God is dead. He Who Brightened Our Lives ascends to the Pantheon. But the religion lives on, in the sweaty thumbs, in the tweets and, most of all, in the wallets of his followers.
And it is a religion. The half-bitten apple has replaced the via dolorosa, “I’m a Mac, and I’m a PC” has supplanted the sermon and the click-wheel the rosary beads, but the dogma, the unthinking devotion and the faithful masses remain.
Brands are religions: loyalties once sworn to popes are now pledged to CEOs. This much is commonplace. But the hallmarks of religiosity are not confined to our consumerist culture. We have our religions, and we also have our Saints. The death of Steve Jobs was a rare confluence of these two phenomena.
John Paul II is still dutifully waiting his turn, but celebrities are swiftly canonised upon the first news wire of their demise. Steve Jobs becomes St. Jobs. Panegyrical facebook statuses regurgitate trite epitaphs. Any criticism not expressed in excruciating Newspeak-esque euphemism is censored. Dissent amounts to blasphemy.
Just as we were not allowed to say that Amy Winehouse was just a singer, we were again, last week, bound by lèse sainteté. Candle-lit tributes to Jobs were eagerly lapped up by the media. President Obama paid tribute to the man that “changed the way each of us sees the world”. Idiotic pseudo-aphorisms infected social media feeds: “Three Apples changed the World, the first one seduced Eve, the second fell on Newton and the Third was offered to the World half bitten by Steve Jobs.” One Guardian columnist, diligently buying his Indulgences, gushed that Jobs “transformed our lives…[and] changed the way history was headed…there seem many reasons to fear the future, but somehow I am not afraid. The dark warnings seem to melt away when you fall in love with Apple”.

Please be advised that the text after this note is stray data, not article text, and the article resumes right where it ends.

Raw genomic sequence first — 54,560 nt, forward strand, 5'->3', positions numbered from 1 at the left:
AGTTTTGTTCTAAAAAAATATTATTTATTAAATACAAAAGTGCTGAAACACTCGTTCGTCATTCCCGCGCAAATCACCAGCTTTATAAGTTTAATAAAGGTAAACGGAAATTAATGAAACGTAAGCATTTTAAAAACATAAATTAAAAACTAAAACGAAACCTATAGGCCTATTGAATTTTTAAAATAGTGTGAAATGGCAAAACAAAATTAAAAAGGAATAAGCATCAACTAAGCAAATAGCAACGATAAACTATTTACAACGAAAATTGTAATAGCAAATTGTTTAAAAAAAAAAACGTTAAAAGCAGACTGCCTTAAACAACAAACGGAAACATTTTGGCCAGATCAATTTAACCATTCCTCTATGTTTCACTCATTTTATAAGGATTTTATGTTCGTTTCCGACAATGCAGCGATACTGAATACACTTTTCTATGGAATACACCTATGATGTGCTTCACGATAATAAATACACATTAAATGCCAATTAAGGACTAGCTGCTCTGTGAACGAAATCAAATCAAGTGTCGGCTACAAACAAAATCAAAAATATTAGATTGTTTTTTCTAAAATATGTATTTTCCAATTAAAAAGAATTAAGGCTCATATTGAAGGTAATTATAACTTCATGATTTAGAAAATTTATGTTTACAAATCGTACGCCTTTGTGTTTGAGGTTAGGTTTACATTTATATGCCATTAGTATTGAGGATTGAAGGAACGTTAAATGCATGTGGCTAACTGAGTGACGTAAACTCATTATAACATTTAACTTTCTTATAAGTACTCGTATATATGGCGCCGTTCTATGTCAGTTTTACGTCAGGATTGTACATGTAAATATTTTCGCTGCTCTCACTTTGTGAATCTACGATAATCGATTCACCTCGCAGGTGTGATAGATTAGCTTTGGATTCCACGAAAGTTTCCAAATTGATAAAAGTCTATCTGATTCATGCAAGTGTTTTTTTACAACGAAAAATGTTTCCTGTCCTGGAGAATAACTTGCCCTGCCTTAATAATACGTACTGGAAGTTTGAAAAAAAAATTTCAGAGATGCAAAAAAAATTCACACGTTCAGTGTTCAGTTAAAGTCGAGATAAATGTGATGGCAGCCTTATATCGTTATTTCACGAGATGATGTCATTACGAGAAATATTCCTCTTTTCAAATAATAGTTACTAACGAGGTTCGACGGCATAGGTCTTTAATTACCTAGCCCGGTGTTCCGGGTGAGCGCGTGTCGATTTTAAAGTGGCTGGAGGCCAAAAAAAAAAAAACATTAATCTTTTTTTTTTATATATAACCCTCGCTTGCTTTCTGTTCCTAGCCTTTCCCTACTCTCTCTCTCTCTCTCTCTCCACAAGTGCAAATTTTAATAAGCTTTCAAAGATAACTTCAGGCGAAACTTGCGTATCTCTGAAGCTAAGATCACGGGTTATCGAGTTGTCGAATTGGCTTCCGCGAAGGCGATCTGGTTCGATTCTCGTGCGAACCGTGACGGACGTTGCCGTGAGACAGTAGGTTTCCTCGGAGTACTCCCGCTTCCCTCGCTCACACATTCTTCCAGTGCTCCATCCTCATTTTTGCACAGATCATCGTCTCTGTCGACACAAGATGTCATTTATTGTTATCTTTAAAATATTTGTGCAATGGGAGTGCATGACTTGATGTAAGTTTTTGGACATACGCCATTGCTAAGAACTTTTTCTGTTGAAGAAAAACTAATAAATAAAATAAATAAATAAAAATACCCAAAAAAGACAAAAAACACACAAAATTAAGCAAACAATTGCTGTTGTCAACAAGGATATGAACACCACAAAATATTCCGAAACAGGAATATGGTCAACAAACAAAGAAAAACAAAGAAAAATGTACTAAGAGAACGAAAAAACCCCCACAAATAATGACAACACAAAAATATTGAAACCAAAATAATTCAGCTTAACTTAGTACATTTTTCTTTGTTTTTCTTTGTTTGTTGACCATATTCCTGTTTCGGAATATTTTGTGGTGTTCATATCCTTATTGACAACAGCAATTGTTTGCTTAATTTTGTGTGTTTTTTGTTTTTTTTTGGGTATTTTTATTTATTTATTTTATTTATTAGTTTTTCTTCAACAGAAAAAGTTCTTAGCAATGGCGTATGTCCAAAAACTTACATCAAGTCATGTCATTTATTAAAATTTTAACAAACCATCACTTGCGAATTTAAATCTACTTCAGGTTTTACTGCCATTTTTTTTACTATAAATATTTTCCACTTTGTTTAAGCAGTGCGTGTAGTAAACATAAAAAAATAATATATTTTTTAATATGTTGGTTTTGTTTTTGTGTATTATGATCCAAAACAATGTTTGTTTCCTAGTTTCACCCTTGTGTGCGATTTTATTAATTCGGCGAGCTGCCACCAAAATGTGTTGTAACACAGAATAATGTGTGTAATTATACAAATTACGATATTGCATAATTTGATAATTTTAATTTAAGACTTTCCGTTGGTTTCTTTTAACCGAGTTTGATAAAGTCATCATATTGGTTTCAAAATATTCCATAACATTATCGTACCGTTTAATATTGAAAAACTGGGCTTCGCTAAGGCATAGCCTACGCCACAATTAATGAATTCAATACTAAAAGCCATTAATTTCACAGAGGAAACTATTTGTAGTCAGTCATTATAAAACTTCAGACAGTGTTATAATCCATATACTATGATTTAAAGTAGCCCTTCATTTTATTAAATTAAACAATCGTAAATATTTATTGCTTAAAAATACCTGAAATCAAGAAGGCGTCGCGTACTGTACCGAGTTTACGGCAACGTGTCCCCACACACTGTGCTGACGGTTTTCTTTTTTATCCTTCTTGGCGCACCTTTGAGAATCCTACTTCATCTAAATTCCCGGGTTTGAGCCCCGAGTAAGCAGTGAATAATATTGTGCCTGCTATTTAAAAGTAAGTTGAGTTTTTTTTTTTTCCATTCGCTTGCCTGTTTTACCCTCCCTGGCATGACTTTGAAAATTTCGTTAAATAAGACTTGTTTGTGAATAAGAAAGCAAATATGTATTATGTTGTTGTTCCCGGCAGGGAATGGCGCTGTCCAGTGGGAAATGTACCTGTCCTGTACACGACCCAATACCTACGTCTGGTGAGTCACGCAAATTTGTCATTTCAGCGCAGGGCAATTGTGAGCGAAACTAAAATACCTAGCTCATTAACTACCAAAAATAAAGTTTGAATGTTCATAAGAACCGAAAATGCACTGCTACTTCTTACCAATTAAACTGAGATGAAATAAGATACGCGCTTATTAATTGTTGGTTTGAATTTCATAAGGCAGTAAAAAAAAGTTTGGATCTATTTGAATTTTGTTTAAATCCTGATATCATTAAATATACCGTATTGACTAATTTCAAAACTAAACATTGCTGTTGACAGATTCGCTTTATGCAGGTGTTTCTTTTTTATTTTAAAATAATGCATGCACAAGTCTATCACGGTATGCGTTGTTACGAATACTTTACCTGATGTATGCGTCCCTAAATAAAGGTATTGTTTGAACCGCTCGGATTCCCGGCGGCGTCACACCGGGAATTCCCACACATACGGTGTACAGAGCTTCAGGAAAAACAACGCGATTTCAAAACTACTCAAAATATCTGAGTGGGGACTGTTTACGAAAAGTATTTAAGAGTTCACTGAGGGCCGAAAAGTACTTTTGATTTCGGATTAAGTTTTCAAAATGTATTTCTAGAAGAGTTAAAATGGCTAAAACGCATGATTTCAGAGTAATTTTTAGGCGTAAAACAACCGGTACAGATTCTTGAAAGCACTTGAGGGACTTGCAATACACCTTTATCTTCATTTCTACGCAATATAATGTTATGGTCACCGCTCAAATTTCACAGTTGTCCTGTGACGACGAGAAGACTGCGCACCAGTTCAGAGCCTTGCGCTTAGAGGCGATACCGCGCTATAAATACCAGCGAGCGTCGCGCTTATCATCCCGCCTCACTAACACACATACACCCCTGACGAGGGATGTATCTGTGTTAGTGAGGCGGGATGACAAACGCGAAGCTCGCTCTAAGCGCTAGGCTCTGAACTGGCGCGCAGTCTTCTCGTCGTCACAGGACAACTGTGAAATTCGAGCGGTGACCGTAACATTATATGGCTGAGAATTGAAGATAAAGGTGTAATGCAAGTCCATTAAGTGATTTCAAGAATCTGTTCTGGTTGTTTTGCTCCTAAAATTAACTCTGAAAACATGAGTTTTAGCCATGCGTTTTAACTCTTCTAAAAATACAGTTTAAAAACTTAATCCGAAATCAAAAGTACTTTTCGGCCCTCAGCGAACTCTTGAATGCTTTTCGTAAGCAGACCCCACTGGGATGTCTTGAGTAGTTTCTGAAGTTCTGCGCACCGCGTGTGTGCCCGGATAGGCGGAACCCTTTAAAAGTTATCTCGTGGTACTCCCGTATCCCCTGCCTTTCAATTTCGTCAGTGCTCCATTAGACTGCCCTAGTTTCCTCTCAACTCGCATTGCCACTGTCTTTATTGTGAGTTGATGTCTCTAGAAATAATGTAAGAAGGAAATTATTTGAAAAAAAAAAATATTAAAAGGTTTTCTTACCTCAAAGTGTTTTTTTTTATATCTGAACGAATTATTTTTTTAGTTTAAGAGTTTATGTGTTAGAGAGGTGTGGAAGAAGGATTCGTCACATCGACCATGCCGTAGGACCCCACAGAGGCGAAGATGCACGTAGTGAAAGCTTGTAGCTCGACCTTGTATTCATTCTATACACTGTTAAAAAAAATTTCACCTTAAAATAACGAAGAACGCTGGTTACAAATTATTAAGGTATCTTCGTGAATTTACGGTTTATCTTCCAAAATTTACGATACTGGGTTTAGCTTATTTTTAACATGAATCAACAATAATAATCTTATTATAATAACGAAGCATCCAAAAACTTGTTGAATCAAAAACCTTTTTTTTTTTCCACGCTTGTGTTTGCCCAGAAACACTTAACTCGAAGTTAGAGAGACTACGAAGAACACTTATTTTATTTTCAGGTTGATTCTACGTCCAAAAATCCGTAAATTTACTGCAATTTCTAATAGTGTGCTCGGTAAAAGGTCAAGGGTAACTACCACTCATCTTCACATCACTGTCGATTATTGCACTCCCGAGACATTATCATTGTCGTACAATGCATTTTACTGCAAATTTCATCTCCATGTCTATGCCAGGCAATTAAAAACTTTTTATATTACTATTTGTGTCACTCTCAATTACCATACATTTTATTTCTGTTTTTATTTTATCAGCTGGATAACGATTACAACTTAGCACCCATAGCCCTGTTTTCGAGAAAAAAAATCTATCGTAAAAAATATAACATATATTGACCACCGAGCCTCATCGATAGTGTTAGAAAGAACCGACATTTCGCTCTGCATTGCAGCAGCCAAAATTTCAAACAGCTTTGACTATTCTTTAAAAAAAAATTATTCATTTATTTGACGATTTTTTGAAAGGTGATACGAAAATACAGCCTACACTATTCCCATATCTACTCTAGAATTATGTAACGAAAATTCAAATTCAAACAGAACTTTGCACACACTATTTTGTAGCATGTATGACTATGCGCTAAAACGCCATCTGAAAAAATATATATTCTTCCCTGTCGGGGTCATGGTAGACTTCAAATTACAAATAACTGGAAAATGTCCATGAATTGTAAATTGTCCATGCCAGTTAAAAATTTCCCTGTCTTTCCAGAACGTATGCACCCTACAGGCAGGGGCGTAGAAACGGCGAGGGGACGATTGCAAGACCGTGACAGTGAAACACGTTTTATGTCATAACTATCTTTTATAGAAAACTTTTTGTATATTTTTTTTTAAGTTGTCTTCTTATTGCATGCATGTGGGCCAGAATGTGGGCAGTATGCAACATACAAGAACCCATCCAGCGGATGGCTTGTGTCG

But The Holy Blessed Jobs was, by all accounts, a bit of a dick. Indeed, his character flaws were infamous. He bullied his employees and mercilessly abused anyone who disagreed with him: he would, as one commentator put it, have made “an excellent King of France”. Yet we were told to mourn Jobs’ passing.
We have our religions, then, and we have our Saints. Both are remnants of antiquated cultures and ultimately pernicious. Both should be resisted. But what are religions and Saints without the Divine?
The Homeric gods have returned: they walk the earth and meddle in human affairs. We deify our elite, exalting the rich, the powerful and the gifted. Humanity will never rid itself of religion; every religion has its Saints. Faith in the ethereal is fading, but not in the Divine: our gods are real.
Nietzsche killed God but gave us gods. The Over-humans dominate the proletariat; our Lords live by a different code. Some of us are not burdened by the stultifying morality which constrains us mortals. Managing-Directors of the IMF may treat their maids as serfs, rappers can beat their partners without censure or commercial loss. The higher race must seek only Beauty and Glory: narcissistic, arrogant entrepreneurs are idolised for their creations. Multinationals are our religions, dead celebrities our Saints. These are our gods: the politician, the artist and the businessman.
The iBermensch no longer sits atop Mount Olympus. God is dead. Long live the gods.
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